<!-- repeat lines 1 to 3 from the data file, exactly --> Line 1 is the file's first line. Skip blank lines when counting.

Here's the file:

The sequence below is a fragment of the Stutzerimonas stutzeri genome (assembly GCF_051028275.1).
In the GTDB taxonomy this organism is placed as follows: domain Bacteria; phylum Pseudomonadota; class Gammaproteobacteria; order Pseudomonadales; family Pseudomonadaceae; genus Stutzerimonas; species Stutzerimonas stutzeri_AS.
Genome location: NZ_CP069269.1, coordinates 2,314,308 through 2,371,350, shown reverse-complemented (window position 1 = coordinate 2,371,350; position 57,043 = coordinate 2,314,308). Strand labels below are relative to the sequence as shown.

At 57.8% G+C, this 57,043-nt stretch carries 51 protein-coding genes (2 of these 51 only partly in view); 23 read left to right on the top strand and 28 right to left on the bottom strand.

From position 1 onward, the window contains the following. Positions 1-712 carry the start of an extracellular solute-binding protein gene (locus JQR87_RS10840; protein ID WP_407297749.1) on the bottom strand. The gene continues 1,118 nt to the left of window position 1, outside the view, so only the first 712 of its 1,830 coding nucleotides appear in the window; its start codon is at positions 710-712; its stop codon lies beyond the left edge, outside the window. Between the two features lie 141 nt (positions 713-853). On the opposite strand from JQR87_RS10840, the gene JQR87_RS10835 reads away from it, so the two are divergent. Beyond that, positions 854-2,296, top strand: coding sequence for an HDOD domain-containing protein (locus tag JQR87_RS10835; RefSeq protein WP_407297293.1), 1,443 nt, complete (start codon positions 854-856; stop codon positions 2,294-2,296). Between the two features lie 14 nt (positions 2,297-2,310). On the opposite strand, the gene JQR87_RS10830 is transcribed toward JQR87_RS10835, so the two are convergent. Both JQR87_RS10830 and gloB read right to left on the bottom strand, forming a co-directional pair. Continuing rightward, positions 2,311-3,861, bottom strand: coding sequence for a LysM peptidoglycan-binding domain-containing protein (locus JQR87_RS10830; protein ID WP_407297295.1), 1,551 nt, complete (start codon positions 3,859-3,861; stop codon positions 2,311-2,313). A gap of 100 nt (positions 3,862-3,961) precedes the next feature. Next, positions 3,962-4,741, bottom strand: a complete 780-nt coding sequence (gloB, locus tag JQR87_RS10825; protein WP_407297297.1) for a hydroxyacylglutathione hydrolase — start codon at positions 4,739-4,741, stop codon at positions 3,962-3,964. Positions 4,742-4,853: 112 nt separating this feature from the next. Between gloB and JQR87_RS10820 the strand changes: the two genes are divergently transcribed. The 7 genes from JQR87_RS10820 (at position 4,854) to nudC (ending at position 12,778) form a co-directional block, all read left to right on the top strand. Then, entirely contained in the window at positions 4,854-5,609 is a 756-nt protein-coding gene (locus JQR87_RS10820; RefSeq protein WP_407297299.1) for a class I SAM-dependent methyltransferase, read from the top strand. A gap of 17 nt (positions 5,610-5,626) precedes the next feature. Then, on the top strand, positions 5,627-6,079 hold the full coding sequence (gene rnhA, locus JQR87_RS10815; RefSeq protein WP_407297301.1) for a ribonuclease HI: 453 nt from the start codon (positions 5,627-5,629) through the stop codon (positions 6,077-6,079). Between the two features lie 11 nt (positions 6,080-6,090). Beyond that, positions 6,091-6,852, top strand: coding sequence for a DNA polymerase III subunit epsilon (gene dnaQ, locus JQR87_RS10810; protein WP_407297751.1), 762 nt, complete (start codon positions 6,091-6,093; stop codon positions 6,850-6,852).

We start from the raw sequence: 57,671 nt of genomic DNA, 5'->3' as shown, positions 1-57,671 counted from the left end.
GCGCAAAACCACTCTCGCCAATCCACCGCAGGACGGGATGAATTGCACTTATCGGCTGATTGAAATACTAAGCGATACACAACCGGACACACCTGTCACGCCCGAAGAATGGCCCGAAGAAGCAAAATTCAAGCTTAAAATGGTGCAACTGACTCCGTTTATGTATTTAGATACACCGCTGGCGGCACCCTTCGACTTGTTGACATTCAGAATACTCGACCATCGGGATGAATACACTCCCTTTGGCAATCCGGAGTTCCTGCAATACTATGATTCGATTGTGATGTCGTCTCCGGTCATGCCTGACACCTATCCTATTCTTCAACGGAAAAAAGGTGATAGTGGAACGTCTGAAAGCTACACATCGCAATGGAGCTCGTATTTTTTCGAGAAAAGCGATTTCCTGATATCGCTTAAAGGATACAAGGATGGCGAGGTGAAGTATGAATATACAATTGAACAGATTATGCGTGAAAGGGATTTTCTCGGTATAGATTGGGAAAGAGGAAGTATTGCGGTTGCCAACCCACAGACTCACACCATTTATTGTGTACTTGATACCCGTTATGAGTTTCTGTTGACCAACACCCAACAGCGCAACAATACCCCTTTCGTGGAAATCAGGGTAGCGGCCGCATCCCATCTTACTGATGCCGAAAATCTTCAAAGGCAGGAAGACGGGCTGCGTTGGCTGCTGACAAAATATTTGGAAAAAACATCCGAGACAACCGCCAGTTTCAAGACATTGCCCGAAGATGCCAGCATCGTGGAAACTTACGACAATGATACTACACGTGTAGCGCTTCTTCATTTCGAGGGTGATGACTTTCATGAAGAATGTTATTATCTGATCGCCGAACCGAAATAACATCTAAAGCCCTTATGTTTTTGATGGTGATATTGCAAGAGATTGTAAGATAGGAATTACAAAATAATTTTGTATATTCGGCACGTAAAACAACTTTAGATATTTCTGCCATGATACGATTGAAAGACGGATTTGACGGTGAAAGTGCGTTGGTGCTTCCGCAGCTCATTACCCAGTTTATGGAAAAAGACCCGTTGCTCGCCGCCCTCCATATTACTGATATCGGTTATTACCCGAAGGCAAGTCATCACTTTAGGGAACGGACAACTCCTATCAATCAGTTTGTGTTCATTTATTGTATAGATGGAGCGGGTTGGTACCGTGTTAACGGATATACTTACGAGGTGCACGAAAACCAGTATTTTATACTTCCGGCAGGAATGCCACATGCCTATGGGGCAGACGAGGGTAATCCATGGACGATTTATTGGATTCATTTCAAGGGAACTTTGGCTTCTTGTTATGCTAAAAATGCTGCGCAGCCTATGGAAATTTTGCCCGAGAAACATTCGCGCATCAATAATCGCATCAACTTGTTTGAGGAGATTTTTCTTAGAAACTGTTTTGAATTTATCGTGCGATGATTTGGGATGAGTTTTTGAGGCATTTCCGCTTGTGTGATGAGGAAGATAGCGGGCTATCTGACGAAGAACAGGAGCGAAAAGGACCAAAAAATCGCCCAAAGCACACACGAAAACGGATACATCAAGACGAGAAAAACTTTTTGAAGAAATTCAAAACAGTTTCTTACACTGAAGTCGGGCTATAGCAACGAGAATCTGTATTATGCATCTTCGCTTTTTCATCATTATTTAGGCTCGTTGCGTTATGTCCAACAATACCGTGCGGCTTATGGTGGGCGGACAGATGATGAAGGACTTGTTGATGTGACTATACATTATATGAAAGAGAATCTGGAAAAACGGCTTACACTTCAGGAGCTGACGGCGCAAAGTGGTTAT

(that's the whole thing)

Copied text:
The sequence below is a fragment of the Stutzerimonas stutzeri genome (assembly GCF_051028275.1).
In the GTDB taxonomy this organism is placed as follows: domain Bacteria; phylum Pseudomonadota; class Gammaproteobacteria; order Pseudomonadales; family Pseudomonadaceae; genus Stutzerimonas; species Stutzerimonas stutzeri_AS.
Genome location: NZ_CP069269.1, coordinates 2,314,308 through 2,371,350, shown reverse-complemented (window position 1 = coordinate 2,371,350; position 57,043 = coordinate 2,314,308). Strand labels below are relative to the sequence as shown.